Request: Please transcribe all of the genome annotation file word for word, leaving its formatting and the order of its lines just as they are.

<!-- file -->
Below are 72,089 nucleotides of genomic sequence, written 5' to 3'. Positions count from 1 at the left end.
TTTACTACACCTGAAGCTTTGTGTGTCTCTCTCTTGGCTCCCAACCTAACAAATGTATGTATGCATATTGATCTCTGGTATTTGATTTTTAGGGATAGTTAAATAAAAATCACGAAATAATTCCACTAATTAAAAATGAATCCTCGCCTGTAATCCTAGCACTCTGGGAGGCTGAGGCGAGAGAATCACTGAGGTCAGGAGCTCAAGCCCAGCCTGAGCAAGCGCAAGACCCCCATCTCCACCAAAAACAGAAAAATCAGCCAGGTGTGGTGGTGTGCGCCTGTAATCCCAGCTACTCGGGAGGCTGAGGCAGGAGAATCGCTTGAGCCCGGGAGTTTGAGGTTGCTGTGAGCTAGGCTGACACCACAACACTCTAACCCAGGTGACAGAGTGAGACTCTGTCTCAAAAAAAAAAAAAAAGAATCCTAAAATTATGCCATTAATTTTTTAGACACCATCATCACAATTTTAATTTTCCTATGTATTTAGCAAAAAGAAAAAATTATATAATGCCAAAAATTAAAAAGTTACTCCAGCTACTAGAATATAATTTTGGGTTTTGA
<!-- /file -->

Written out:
Below are 72,089 nucleotides of genomic sequence, written 5' to 3'. Positions count from 1 at the left end.
TTTACTACACCTGAAGCTTTGTGTGTCTCTCTCTTGGCTCCCAACCTAACAAATGTATGTATGCATATTGATCTCTGGTATTTGATTTTTAGGGATAGTTAAATAAAAATCACGAAATAATTCCACTAATTAAAAATGAATCCTCGCCTGTAATCCTAGCACTCTGGGAGGCTGAGGCGAGAGAATCACTGAGGTCAGGAGCTCAAGCCCAGCCTGAGCAAGCGCAAGACCCCCATCTCCACCAAAAACAGAAAAATCAGCCAGGTGTGGTGGTGTGCGCCTGTAATCCCAGCTACTCGGGAGGCTGAGGCAGGAGAATCGCTTGAGCCCGGGAGTTTGAGGTTGCTGTGAGCTAGGCTGACACCACAACACTCTAACCCAGGTGACAGAGTGAGACTCTGTCTCAAAAAAAAAAAAAAAGAATCCTAAAATTATGCCATTAATTTTTTAGACACCATCATCACAATTTTAATTTTCCTATGTATTTAGCAAAAAGAAAAAATTATATAATGCCAAAAATTAAAAAGTTACTCCAGCTACTAGAATATAATTTTGGGTTTTGA